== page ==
DateMay 4, 2011

Sourdough biscuits

  • 1 1/2 c. flour
  • 11/2 tsp salt
  • 1/4 tsp soda (baking soda not Coke.)
  • 1/4 c. warm water
  • 2 tsp baking powder
  • 1/4 c. shortening
  • 1 1/2 c. sourdough starter

Sift flour with baking powder, soda and salt.  Cut in shortening.  Stir in starter and water.  Knead out like biscuits.  Cut out and put in a greased pan.  Let rise one hour or until light.  Bake at 425 for 20 minutes.


Wet spring

This is starting out as one of those years. We have went from snow and frozen. To rain and mud.

Grand total of work accomplished on the home place zero. The hill-side is so muddy you slide down it instead of walking across it.

I have seen the sun out maybe five times in the past two months!

Old fashioned potato sourdough starter

Boil 3 or 4 potatoes until they disintegrate and cool them to room temperature without draining.  Stir vigorously to make a gruel of the softened potatoes, adding water if needed to make about 2 cups of liquid.  Combine potato gruel with 2 – 2 1/2 cups flour and 1-2 TBSP sugar in the sourdough pot and mix with a non-metallic spoon.  The starter should be thick and creamy, not stiff.  Thin with water or thicken with flour if needed.  Cover pot loosely and set in a warm place.  When mixture begins to bubble after a day or two, nourish the starter by adding and stirring in 1/2 cup each of flour and water, and 1 tsp. sugar.  Starter is ready to use when it is full of bubbles and gives off a good, clean sour aroma, usually 3-5 days.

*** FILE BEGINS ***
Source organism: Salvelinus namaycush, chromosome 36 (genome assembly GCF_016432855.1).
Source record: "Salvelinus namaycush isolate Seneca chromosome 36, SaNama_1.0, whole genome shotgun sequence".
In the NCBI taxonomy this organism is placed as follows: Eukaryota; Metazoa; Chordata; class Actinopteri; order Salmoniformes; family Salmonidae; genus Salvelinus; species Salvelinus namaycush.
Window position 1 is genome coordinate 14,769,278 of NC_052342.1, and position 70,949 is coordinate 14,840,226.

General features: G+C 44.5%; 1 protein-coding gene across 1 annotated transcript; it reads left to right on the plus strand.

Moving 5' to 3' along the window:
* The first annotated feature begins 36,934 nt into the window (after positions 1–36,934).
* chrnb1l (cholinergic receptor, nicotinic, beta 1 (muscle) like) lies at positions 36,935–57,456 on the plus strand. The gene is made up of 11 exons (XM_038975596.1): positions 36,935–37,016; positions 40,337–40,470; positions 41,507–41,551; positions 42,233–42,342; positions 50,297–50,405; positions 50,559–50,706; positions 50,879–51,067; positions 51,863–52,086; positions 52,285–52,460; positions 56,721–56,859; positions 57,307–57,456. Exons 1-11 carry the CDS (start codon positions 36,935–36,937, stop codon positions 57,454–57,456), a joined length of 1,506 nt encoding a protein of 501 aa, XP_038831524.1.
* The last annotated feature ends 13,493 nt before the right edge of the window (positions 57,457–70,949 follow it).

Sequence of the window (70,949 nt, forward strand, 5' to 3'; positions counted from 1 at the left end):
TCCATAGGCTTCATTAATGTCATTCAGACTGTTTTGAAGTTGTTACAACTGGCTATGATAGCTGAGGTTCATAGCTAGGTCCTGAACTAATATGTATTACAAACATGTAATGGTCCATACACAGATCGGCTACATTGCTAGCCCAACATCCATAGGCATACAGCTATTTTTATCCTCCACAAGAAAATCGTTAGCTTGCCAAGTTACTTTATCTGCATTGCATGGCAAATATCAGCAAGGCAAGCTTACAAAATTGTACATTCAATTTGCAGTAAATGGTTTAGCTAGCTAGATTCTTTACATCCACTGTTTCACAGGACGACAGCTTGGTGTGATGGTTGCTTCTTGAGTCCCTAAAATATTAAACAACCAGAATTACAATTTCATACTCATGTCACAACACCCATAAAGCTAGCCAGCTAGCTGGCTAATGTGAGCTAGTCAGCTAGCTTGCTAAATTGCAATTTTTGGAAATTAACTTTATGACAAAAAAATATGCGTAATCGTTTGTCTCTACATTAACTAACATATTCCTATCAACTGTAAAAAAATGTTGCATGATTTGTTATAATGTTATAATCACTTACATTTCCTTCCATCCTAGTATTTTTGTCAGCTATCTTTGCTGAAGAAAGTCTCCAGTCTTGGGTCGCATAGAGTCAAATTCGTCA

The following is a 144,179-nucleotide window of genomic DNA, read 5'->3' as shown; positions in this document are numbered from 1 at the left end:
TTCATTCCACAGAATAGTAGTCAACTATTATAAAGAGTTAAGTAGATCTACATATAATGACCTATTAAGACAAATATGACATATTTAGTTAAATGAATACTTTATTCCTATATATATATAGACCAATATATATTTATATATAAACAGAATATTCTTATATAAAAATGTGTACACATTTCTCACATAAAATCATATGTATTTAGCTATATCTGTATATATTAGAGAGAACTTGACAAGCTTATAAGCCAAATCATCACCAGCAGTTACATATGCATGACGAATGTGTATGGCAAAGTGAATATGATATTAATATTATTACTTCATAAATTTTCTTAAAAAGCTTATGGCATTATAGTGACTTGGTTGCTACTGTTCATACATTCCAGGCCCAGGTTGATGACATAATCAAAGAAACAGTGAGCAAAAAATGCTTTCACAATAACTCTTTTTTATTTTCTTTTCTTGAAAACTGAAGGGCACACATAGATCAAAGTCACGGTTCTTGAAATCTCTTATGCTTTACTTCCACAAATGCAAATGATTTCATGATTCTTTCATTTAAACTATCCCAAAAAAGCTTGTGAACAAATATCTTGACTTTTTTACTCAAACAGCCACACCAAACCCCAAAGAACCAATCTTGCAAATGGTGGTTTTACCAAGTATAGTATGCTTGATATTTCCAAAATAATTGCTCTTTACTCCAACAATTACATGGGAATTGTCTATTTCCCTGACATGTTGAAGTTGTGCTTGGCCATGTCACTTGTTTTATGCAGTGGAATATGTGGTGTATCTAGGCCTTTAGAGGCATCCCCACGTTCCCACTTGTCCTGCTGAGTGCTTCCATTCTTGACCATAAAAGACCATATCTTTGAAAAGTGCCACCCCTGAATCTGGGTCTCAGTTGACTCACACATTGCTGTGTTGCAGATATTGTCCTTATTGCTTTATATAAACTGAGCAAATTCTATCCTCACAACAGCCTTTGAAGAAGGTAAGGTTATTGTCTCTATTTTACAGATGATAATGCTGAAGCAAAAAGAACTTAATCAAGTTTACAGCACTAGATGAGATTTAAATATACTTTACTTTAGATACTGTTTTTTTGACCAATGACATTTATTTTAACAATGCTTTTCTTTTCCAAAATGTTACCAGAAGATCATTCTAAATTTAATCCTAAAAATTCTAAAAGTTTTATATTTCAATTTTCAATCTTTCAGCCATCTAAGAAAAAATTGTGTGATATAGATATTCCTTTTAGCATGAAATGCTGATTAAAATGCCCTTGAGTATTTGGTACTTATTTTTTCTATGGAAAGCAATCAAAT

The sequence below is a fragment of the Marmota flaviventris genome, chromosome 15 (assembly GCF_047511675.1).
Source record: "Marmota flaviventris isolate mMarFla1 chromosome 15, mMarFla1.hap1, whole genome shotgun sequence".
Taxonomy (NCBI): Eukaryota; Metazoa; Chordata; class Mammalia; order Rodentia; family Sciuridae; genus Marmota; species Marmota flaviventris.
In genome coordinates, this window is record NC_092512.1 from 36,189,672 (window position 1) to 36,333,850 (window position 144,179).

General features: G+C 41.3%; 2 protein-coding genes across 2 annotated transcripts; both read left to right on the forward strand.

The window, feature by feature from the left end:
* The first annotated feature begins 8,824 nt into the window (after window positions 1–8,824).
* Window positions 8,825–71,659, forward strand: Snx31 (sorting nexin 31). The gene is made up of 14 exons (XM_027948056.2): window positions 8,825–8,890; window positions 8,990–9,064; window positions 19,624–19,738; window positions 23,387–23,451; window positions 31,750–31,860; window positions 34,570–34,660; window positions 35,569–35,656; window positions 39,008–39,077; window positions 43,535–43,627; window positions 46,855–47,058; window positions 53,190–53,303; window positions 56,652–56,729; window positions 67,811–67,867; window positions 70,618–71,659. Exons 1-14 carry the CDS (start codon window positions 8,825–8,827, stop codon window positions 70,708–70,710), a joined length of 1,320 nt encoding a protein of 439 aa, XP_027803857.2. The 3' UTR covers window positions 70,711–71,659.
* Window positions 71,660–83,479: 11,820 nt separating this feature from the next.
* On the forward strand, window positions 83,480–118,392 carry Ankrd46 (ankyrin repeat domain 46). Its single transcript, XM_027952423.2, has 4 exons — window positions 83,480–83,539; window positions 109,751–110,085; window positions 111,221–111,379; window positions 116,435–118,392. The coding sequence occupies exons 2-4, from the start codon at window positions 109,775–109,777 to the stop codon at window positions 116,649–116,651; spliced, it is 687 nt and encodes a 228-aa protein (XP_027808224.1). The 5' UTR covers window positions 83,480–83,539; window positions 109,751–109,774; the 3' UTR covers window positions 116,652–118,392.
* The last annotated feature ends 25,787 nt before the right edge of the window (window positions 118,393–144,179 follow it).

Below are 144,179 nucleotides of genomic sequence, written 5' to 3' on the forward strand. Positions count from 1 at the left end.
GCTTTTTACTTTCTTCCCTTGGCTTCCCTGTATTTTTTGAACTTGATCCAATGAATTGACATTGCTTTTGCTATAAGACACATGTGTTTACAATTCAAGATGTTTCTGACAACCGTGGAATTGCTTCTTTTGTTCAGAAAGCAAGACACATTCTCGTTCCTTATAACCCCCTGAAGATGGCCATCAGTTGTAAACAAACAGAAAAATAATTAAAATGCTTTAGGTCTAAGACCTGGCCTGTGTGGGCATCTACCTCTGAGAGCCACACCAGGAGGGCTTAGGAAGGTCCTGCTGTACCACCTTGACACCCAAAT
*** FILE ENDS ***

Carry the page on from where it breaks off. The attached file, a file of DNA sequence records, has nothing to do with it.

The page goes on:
Leave at least 1/2 c. starter in pot when using in a recipe.  Rebuild by adding equal amounts of flour and water to the pot, stirring in 1/2 c. of each for each cup of starter used.  Store the replenished starter in the refrigerator, covered but not sealed shut and use it at least once every 2 weeks.  Cold will make the starter sluggish, revive it the night before by adding a little flour and warm water and letting it stand at room temperature overnight.  Add an occasional spoonful of sugar if starter needs reviving.

A clear liquid forming on top of the starter is natural, just stir it in.  If mold appears or if it turns color, toss out and start again.  Occasionally transfer starter to another container and scrub out the pot.  Avoid using metal bowls and utensils, metal baking pans are ok.